Geochelone pardalis and

Psammobates oculifer

Leopard and Kalahari

tent tortoise

0.079300.325Rodentia0.435 ± 0.01 (6)Hailey & Coulson (1996)

Empirical estimates of day range were available for a subset of 12 mammal species, either from the immediate study area or comparable region and habitat. These came from several published and unpublished sources (Table 2), and were typically obtained by radio tracking and following habituated animals. Wildebeest day range was estimated from GPS-collared animals as sums of Euclidean distances between six fixes per 24-h period. These are obviously minimum estimates; true wildebeest day range may be underestimated by a potentially large distance. I acquired more accurate empirical day range estimates for three species (gemsbok, steenbok, aardvark) through following the animals' tracks over a 24-h period with handheld GPS data-loggers programmed to take fixes at 1-s intervals.

Density estimation with the FMP formula

Theoretical derivation of the FMP formula is described in Stephens et al. (2006). The derived formula has the form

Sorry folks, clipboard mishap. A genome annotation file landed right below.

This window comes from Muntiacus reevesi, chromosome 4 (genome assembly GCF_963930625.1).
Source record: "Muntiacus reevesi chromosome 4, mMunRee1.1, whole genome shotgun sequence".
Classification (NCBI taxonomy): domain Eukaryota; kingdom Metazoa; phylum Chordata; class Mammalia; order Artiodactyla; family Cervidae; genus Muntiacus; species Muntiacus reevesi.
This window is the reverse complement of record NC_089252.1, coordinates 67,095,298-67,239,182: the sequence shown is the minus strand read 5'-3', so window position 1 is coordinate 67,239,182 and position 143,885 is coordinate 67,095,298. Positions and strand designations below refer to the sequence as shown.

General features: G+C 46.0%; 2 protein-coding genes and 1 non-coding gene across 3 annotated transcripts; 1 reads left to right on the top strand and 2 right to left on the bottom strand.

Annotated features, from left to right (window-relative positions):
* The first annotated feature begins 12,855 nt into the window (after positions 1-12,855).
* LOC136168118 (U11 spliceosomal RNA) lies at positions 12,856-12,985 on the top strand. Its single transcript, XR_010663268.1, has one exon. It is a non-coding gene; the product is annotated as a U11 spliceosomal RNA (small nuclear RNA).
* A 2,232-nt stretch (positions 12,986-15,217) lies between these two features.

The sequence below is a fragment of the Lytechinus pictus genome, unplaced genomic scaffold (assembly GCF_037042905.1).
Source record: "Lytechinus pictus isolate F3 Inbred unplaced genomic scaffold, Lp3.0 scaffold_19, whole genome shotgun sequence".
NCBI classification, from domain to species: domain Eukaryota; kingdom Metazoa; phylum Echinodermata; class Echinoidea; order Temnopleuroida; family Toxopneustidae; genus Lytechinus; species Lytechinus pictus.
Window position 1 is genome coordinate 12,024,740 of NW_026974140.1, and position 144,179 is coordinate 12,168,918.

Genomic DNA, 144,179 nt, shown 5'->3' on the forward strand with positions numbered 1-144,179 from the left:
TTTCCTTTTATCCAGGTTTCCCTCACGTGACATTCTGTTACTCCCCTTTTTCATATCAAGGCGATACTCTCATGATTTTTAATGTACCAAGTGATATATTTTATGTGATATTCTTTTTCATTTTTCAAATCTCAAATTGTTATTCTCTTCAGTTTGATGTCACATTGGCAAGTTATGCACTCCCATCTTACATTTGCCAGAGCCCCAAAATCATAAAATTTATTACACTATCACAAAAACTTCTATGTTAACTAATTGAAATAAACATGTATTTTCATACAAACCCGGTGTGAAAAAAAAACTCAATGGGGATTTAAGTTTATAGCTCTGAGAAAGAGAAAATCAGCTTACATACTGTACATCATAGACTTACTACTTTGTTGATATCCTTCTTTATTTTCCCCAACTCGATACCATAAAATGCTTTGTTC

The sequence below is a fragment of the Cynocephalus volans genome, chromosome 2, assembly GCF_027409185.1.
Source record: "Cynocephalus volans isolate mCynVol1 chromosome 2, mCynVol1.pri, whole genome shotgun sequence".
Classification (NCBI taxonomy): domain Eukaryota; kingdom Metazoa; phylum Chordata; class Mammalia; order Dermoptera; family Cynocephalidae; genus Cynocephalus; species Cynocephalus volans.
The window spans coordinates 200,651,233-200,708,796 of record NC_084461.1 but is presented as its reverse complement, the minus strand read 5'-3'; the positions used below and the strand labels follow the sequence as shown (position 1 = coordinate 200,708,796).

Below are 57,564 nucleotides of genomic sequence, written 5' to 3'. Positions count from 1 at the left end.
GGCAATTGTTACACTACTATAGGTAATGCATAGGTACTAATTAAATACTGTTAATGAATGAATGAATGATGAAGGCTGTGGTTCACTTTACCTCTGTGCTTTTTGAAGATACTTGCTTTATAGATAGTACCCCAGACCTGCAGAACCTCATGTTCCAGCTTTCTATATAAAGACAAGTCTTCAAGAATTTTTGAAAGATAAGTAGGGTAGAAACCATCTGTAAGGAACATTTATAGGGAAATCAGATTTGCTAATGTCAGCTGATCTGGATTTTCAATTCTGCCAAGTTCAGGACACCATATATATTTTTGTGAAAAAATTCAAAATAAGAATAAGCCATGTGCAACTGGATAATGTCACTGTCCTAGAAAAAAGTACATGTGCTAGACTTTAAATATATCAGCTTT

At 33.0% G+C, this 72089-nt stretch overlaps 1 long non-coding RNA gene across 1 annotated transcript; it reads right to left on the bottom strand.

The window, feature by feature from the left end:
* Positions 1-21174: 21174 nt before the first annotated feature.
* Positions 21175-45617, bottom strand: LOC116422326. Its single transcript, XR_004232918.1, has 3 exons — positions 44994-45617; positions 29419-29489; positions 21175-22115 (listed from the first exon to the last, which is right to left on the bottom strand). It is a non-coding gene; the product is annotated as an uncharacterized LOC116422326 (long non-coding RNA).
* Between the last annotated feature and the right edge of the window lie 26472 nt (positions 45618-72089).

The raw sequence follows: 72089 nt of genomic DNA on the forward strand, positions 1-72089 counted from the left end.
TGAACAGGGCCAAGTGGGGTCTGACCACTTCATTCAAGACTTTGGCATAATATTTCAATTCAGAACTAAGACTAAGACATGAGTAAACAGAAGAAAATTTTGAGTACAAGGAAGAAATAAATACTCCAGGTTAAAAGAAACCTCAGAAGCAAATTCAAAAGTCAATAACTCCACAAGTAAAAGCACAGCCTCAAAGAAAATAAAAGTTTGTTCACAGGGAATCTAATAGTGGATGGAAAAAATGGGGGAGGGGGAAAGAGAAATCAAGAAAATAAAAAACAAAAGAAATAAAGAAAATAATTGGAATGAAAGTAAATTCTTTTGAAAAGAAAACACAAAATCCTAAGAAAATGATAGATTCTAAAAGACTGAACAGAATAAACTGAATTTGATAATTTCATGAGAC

display math

where x is the total number of track intersections, S is the total sample length of all transects and math formula is the mean travel distance for all individuals of that species in the study area.

Both variance in track counts between spatially separated transects and variance in estimates of day range contribute to uncertainty in density estimates. I used nonparametric bootstrapping (Efron & Tibshirani, 1993) and took the following steps to estimate uncertainty in density estimates for each species:

  1. For the appropriate taxonomic group, resampled the raw data with replacement. Then fitted a least-squares regression line to the loge transformed bootstrap data to obtain new parameter estimates for slope and intercept, and applied the best estimate of body mass to the equation to produce a single estimate of day range (math formula).
  2. Resampled 16 or 24 transects with replacement (depending on whether firebreaks were excluded or included, respectively) to generate a bootstrap replicate of x/S.